Published on February 14th, 20140
Unique four-day global event invites citizen scientists to participate in a ‘spot a bird’ initiative – in their own backyard.
by Adithi Muralidhar
If you have always had a fascination for observing birds, this is a great chance for you to convert that hobby into something productive. The Great Backyard Bird Count (GBBC) is back with a bang!
GBBC is an annual four-day (February 14 to 17, 2014) event that engages bird watchers from all over the world. A citizen science initiative, this event is as simple as maintaining a sincere account of the birds you sight in your backyard. It attempts to create a real-time snapshot of the location and the birds found there. Organised jointly by the Cornell Lab of Ornithology, National Audubon Society, and Canadian partner Bird Studies Canada, GBBS is sponsored by Wild Birds Unlimited.
What is the event about?
To understand how to participate, first visit this page.
– Decide on a location where you want to bird. You could do this sitting by your window, sipping your morning coffee or on a walk to a nearby park, or visit to a national park/ bird sanctuary. The minimum time limit to do birding is 15 minutes.
– Observe the bird, note down the species, and note down how many individuals you can see of that particular species.
– Note down important aspects like time of the day, duration of birding, weather, any behavioural observations, and estimates of the number of individuals of a species.
– Register to enter your results here. Enter your results on the GBBC website by clicking on ‘Submit Observations’. Apart from entering the bird check-list, you will also be asked to map your location, mark the day and time, whether your sightings were incidental, during travel or while stationary. You will also be required to enter data like how many people contributed to the checklist, sighting of rare birds, unusual or peculiar bird behaviour. It is also important to mention if you are reporting all the species you saw or only the ones you could identify.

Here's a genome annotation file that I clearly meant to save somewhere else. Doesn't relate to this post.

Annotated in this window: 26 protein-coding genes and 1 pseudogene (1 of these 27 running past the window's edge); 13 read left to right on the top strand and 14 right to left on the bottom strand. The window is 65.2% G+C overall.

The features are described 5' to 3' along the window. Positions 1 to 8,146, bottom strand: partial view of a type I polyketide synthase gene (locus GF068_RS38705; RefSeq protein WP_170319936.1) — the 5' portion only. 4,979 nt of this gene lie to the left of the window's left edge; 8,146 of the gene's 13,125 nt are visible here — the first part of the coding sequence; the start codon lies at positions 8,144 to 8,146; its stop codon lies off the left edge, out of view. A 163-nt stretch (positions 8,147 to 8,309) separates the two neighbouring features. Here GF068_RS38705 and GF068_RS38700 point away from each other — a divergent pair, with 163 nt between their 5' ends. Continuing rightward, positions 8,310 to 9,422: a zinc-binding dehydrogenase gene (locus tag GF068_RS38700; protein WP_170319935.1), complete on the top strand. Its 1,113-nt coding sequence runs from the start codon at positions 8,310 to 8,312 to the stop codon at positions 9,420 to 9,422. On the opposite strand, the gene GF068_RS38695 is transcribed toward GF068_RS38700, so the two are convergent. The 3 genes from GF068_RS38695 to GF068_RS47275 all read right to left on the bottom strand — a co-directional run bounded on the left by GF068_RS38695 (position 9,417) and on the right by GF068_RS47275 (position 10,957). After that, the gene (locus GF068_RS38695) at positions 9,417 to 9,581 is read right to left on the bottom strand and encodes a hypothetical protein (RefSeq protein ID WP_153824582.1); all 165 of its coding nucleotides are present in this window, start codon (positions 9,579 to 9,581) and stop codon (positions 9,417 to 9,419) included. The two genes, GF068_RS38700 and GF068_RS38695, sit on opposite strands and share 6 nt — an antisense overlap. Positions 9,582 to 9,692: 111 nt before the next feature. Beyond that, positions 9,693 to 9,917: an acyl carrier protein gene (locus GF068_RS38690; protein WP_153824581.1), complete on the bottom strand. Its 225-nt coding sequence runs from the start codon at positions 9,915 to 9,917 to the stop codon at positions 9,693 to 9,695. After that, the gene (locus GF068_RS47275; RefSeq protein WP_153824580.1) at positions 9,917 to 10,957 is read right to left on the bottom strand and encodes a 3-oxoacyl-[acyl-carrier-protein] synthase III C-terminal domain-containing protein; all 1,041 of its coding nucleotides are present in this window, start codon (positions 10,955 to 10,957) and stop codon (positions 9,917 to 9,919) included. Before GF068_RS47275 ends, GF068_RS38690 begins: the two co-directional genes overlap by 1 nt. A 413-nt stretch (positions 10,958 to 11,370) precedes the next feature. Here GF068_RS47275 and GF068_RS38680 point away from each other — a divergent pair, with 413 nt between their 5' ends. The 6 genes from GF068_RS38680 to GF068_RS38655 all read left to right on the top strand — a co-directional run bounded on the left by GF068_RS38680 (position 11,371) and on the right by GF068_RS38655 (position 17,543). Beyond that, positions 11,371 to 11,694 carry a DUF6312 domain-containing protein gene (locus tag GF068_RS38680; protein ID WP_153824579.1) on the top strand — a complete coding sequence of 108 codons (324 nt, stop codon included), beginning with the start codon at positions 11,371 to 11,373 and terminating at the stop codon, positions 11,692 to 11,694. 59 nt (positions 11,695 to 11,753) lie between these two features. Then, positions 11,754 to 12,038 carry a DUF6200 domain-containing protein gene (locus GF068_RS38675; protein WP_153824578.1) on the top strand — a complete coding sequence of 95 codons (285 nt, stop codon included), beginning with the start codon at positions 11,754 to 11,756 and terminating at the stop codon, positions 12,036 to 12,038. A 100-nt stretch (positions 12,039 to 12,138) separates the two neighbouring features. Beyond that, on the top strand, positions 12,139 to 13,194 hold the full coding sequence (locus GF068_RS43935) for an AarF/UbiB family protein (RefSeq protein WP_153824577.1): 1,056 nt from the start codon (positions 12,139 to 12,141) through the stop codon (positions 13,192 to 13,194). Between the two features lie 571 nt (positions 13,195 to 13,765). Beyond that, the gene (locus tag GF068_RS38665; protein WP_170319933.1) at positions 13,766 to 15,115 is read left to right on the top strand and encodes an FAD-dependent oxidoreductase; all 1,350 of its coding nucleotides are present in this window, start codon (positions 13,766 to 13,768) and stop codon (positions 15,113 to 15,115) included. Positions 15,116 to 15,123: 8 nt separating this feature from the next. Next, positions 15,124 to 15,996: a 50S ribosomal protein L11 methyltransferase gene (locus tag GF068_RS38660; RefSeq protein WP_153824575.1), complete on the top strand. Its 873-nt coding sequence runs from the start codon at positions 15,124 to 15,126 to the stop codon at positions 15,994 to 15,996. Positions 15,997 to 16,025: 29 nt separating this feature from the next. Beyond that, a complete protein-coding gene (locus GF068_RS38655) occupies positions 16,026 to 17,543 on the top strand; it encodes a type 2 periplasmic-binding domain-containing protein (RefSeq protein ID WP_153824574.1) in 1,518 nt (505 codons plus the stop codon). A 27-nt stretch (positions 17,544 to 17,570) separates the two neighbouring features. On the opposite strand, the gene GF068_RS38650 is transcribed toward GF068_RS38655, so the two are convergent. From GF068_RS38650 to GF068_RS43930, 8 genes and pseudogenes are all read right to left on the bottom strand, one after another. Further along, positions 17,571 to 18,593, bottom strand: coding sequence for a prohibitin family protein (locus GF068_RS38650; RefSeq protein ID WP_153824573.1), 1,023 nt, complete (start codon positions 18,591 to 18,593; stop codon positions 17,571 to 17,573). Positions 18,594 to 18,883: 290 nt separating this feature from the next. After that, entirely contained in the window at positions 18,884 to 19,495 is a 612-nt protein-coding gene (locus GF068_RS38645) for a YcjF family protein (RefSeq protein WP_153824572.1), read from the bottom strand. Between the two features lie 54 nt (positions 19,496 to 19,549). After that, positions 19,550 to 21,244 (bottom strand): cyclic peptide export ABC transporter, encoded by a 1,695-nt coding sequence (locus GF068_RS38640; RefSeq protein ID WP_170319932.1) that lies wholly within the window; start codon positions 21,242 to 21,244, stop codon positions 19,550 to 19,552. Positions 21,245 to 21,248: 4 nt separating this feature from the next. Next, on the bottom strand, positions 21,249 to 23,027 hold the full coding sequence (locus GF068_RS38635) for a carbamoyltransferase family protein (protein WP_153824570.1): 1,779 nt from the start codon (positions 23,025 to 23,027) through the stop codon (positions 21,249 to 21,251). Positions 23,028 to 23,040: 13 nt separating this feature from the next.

– If you are not familiar with identification of birds, try and check with peers, or use a field guide. Do not guess the names or enter unsure sightings.
– If you still have questions, visit this page GBBS’s FAQ section.
Monitoring bird populations all over the world can tell us a lot about the status of a bird species – you can keep account of their abundance/absence in some areas, their migratory patterns, their breeding grounds, their behaviour and distribution, monitor any ill effects due to pollution and climate change, etc. This is a Herculean task and it cannot be done by a single team of scientists or nature enthusiasts. A collaborative effort like this will help put together pieces of the puzzle from all over the world, which will in turn help the scientific community to make inferences on trends in bird populations. In 2013, 110 countries participated in GBBC and India contributed to the third highest chunk of checklists (467). Hopefully, with more participation from nature enthusiasts this year, we can do our bit and contribute to this initiative.
While GBBC encourages participation from all age groups; beginners, amateurs and experts, one should take care that you are contributing to a global science project. This citizen science initiative asks for numerous individuals to contribute their observations of a particular subject (in this case, birds) to a central database, which in turn will be analysed by scientists. This empowers the scientific community since now they are equipped with a massive set of volunteers who contribute to enhancing their observational research. So, be sincere and responsible while doing your bit.
Adithi Muralidhar is currently an Associate Fellow with Observer Research Foundation, Mumbai. Apart from her pursuits in environment, education and sustainability, she also has a keen interest in socio-cultural issues.
(Pictures courtesy GBBC website, Adithi Muralidhar)